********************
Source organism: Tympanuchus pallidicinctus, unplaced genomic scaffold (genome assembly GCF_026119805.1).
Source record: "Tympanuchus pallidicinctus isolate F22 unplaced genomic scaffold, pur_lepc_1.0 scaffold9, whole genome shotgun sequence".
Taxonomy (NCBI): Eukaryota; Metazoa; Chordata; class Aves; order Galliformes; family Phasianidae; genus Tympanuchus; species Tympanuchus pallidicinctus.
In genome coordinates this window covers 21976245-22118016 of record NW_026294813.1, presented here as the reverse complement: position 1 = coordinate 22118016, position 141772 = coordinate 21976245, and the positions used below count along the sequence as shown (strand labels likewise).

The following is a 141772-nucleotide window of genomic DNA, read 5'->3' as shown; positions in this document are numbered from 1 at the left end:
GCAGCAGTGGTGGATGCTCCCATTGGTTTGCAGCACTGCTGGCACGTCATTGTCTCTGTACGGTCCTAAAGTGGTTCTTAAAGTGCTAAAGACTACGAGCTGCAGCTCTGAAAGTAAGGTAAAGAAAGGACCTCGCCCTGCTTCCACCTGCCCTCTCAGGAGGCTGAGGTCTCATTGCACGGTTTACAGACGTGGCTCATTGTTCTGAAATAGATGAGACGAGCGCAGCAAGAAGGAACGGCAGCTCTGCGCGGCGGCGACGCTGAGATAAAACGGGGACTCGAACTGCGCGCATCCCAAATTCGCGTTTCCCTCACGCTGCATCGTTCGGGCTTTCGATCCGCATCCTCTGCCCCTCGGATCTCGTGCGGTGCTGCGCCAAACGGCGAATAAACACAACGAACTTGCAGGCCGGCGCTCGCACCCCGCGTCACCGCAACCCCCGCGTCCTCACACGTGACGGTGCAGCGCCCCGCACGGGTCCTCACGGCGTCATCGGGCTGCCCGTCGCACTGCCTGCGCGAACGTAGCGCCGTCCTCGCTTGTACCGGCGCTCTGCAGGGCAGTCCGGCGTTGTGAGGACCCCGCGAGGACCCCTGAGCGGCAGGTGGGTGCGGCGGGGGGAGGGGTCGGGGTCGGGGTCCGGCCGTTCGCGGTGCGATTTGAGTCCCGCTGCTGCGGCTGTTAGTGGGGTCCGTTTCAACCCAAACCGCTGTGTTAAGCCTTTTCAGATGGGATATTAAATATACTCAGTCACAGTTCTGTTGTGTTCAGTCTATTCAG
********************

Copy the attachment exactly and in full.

Source organism: Tympanuchus pallidicinctus, unplaced genomic scaffold (genome assembly GCF_026119805.1).
Source record: "Tympanuchus pallidicinctus isolate F22 unplaced genomic scaffold, pur_lepc_1.0 scaffold9, whole genome shotgun sequence".
Taxonomy (NCBI): Eukaryota; Metazoa; Chordata; class Aves; order Galliformes; family Phasianidae; genus Tympanuchus; species Tympanuchus pallidicinctus.
In genome coordinates this window covers 21976245-22118016 of record NW_026294813.1, presented here as the reverse complement: position 1 = coordinate 22118016, position 141772 = coordinate 21976245, and the positions used below count along the sequence as shown (strand labels likewise).

The following is a 141772-nucleotide window of genomic DNA, read 5'->3' as shown; positions in this document are numbered from 1 at the left end:
GCAGCAGTGGTGGATGCTCCCATTGGTTTGCAGCACTGCTGGCACGTCATTGTCTCTGTACGGTCCTAAAGTGGTTCTTAAAGTGCTAAAGACTACGAGCTGCAGCTCTGAAAGTAAGGTAAAGAAAGGACCTCGCCCTGCTTCCACCTGCCCTCTCAGGAGGCTGAGGTCTCATTGCACGGTTTACAGACGTGGCTCATTGTTCTGAAATAGATGAGACGAGCGCAGCAAGAAGGAACGGCAGCTCTGCGCGGCGGCGACGCTGAGATAAAACGGGGACTCGAACTGCGCGCATCCCAAATTCGCGTTTCCCTCACGCTGCATCGTTCGGGCTTTCGATCCGCATCCTCTGCCCCTCGGATCTCGTGCGGTGCTGCGCCAAACGGCGAATAAACACAACGAACTTGCAGGCCGGCGCTCGCACCCCGCGTCACCGCAACCCCCGCGTCCTCACACGTGACGGTGCAGCGCCCCGCACGGGTCCTCACGGCGTCATCGGGCTGCCCGTCGCACTGCCTGCGCGAACGTAGCGCCGTCCTCGCTTGTACCGGCGCTCTGCAGGGCAGTCCGGCGTTGTGAGGACCCCGCGAGGACCCCTGAGCGGCAGGTGGGTGCGGCGGGGGGAGGGGTCGGGGTCGGGGTCCGGCCGTTCGCGGTGCGATTTGAGTCCCGCTGCTGCGGCTGTTAGTGGGGTCCGTTTCAACCCAAACCGCTGTGTTAAGCCTTTTCAGATGGGATATTAAATATACTCAGTCACAGTTCTGTTGTGTTCAGTCTATTCAG